It’s also worth noting that some third-party aggregate sites offer comprehensive inmate search services, requiring details such as the name and the location of the inmate to proceed. These services can compile information from multiple databases and provide a detailed report on the inmate’s status.

Can I look up mugshots in New Hampshire?

Yes, you can look up mugshots in New Hampshire.

New Hampshire Arrest Records

The DOC Inmate Locator is a service provided by the New Hampshire DOC that includes information from records held at the DOC Offender Records Office in Concord, New Hampshire. This locator also provides active sentencing information by the statute under which the offender was convicted, which might include mugshots as part of the offender’s record​​.

What Do These Records Contain:

New Hampshire arrest records typically contain the following information:

  • Personal Identification: Full legal name, aliases, date of birth, mugshots, fingerprints, physical descriptors (e.g., height, weight, tattoos, eye and hair color).
  • Arrest Details: Date and location of the arrest, the arresting agency, the charges filed at the time of arrest, and the statute or law allegedly violated.
  • Booking Information: Booking number, time of booking, and any bail or bond conditions if they were set.
  • Case Information: Case number associated with the arrest, court of jurisdiction, and status of the case.
  • Disposition: Information on how the case was resolved in court, including conviction information, sentences, fines, probation details, or release orders.
  • Incarceration Information: If the arrest led to incarceration, details about the facility, incarceration date, and expected release date.
  • Related Documentation: Any warrants, court documents, or related legal filings.

New Hampshire Property and Asset Records Online

To find New Hampshire property and asset records online, you can use several resources:

  • Public Asset Search – New Hampshire: This tool allows you to search for land and building assets in New Hampshire. For guidance on starting a search, there are instructions available on the page, which can be accessed by clicking on the “?” button next to the word “Instructions”​​.
  • NHDeeds.org: This portal is home to the New Hampshire County Registers of Deeds and provides access to deeds records. You can select the county website you wish to visit, such as Belknap, Hillsborough, Merrimack, and others, to search for property records within that county​​.
  • StateRecords.org: This service offers instant access to property records in New Hampshire. The information available includes current and past owners, contact info, bankruptcies, judgments, liens, evictions, property value, tax amounts, sales history, mortgage records, town records, property details, and neighborhood information​​.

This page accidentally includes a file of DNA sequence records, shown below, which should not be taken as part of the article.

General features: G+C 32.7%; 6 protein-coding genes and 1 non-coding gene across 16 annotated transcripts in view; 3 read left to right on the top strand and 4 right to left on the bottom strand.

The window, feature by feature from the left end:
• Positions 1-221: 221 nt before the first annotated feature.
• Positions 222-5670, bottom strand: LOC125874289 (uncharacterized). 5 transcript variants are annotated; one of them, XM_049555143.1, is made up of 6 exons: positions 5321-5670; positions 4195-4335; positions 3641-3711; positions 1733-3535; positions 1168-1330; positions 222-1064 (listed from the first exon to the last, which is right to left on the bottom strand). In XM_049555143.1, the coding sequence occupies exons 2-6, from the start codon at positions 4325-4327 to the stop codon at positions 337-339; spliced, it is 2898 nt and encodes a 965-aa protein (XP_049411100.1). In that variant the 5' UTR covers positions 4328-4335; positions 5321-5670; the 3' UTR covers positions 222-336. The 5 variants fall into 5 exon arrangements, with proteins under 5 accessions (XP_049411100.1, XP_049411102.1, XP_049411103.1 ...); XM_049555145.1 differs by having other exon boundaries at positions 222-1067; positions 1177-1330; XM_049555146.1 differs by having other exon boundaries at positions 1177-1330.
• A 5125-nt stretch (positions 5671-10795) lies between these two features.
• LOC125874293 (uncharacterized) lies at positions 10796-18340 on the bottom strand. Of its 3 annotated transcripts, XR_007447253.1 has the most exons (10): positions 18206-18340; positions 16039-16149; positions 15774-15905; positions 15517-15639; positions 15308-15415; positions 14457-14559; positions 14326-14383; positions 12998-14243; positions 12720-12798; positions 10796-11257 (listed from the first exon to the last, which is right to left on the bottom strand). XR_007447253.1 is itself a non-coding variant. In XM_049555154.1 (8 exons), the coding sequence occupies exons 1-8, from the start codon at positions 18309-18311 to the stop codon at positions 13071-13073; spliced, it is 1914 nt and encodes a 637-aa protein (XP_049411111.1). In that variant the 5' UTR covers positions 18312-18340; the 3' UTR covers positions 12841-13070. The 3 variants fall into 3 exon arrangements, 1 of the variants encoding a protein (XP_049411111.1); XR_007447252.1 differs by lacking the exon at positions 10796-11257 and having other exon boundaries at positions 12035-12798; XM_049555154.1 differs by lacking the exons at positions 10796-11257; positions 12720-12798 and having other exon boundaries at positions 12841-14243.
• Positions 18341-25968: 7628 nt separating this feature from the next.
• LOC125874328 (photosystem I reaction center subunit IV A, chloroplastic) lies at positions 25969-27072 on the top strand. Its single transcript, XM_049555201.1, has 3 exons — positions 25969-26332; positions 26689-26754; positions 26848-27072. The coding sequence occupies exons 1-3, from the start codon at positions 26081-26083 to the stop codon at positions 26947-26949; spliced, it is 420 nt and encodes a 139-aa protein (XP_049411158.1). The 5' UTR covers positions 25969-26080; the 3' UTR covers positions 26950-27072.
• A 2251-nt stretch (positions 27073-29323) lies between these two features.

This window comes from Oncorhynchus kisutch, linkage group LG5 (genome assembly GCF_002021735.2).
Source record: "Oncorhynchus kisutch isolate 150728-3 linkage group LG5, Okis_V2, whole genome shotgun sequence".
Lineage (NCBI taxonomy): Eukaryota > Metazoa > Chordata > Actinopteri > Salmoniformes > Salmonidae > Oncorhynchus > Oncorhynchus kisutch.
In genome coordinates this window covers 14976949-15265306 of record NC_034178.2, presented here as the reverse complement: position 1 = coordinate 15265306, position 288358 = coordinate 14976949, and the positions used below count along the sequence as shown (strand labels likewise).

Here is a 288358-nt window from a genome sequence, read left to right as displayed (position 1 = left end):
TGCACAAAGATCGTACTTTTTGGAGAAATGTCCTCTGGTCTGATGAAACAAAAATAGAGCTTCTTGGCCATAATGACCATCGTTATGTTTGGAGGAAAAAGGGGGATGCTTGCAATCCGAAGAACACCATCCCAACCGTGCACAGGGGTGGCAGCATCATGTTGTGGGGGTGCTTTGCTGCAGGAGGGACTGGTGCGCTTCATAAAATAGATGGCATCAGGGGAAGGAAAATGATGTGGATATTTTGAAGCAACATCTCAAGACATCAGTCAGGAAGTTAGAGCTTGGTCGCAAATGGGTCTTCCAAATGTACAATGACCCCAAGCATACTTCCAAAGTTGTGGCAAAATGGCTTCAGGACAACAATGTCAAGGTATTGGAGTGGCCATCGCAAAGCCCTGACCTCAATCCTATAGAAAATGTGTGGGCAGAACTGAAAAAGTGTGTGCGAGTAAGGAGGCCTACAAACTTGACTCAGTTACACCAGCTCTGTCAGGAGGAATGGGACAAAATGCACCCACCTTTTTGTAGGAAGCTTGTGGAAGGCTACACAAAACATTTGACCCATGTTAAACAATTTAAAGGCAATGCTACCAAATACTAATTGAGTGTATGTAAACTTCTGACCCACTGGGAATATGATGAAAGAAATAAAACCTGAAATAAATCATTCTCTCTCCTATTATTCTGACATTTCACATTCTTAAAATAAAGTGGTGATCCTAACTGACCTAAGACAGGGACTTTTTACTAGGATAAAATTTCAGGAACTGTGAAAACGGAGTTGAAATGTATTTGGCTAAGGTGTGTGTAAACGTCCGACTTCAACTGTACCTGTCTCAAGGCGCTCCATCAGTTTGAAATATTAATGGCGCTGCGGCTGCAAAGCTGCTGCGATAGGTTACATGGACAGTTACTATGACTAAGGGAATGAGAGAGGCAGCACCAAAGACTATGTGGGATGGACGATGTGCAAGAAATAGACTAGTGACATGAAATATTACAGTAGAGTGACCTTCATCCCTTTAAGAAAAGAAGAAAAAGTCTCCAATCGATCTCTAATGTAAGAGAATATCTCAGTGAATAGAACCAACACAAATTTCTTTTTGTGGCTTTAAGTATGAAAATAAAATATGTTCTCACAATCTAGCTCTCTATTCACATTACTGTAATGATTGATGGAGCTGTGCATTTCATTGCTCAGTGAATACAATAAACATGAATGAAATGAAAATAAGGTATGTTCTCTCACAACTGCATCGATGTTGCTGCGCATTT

• NH Department of Revenue Administration: The Municipal and Property Division provides access to various links and municipal reports published by the New Hampshire Department of Revenue Administration. They can be contacted via telephone for more information​​.

Unclaimed Properties in New Hampshire

To find unclaimed properties in New Hampshire, you can follow these steps:

  • Visit the New Hampshire Treasury Unclaimed Property Division Website: Start by visiting the official website of the New Hampshire Treasury Unclaimed Property Division. You can usually find this division within the state’s treasury or comptroller’s office.
  • Search for an Unclaimed Property Database: Look for a searchable database or tool on the website. Many states provide an online database that allows you to search for unclaimed property by name.
  • Enter Your Information: Enter your name or the name of the person you are searching for. You may need to provide additional details, such as the city or county.
  • Review the Results: After entering the necessary information, the database will display a list of unclaimed properties associated with the name you entered.
  • Verify Your Identity: If you find an unclaimed property that appears to belong to you or the person you are searching for, follow the instructions provided on the website to verify your identity and claim the property.
  • Complete the Claim Form: You may be required to complete a claim form provided by the Unclaimed Property Division. This form typically requires your contact information, details about the property, and proof of identity.
  • Submit the Claim Form: Submit the completed claim form and any required documentation to the Unclaimed Property Division. This can often be done electronically through the website, by mail, or in person at their office.